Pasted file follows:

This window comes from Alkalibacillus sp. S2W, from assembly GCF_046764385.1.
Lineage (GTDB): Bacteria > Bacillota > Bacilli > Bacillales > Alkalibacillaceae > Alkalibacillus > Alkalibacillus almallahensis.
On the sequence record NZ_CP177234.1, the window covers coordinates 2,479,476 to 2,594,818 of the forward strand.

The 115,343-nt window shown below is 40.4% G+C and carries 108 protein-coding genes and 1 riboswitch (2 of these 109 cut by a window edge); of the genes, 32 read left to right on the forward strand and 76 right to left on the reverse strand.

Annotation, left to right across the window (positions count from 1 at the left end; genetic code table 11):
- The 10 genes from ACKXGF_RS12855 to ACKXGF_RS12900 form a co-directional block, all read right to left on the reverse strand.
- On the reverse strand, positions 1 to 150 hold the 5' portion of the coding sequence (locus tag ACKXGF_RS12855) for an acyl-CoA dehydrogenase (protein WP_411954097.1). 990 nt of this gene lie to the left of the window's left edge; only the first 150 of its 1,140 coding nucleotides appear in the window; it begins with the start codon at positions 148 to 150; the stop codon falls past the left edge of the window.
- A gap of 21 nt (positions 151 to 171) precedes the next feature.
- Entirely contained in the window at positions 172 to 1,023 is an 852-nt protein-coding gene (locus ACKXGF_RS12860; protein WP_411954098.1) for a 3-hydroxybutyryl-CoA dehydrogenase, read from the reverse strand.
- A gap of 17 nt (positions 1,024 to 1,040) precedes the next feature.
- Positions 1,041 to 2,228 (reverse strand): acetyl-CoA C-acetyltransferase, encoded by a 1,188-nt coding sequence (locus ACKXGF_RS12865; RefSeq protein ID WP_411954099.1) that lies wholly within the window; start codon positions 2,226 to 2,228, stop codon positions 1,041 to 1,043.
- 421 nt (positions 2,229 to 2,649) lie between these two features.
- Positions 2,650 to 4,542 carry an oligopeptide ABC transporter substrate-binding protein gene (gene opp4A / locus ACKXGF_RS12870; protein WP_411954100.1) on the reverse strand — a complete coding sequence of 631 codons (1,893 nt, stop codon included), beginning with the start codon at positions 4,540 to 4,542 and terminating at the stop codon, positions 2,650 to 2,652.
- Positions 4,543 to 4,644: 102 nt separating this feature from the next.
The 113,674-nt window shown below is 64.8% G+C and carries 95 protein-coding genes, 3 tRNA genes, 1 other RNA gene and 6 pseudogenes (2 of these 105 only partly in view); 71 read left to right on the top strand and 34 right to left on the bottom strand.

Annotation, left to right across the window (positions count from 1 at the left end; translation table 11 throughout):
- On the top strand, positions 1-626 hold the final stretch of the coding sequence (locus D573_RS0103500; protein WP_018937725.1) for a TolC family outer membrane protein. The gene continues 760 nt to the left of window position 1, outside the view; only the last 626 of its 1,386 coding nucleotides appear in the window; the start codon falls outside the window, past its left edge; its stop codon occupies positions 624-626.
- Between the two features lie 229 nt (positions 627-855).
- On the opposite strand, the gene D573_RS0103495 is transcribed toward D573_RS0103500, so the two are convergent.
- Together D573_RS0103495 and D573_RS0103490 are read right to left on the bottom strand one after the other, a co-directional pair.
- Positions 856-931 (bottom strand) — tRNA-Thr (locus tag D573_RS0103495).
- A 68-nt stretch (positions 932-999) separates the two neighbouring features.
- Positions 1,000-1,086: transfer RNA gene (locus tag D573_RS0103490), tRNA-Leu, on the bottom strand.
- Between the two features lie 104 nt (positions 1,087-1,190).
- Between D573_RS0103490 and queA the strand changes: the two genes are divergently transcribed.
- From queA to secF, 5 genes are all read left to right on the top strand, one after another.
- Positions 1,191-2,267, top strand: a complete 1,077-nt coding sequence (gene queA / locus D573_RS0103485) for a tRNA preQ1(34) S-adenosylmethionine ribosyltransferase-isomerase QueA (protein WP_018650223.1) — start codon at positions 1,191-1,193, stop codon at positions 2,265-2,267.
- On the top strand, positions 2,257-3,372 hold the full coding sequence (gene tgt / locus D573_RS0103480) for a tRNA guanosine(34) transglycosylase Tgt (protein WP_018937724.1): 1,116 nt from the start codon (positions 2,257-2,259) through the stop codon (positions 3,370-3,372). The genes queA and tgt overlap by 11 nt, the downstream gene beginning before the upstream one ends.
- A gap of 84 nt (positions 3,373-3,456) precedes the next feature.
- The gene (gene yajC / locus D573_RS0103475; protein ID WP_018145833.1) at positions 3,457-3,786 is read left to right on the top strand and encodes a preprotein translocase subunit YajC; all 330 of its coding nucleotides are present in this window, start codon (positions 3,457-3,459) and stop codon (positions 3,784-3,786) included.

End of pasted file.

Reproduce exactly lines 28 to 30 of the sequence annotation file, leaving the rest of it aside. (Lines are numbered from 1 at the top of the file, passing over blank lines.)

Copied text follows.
- On the top strand, positions 2,257-3,372 hold the full coding sequence (gene tgt / locus D573_RS0103480) for a tRNA guanosine(34) transglycosylase Tgt (protein WP_018937724.1): 1,116 nt from the start codon (positions 2,257-2,259) through the stop codon (positions 3,370-3,372). The genes queA and tgt overlap by 11 nt, the downstream gene beginning before the upstream one ends.
- A gap of 84 nt (positions 3,373-3,456) precedes the next feature.
- The gene (gene yajC / locus D573_RS0103475; protein ID WP_018145833.1) at positions 3,457-3,786 is read left to right on the top strand and encodes a preprotein translocase subunit YajC; all 330 of its coding nucleotides are present in this window, start codon (positions 3,457-3,459) and stop codon (positions 3,784-3,786) included.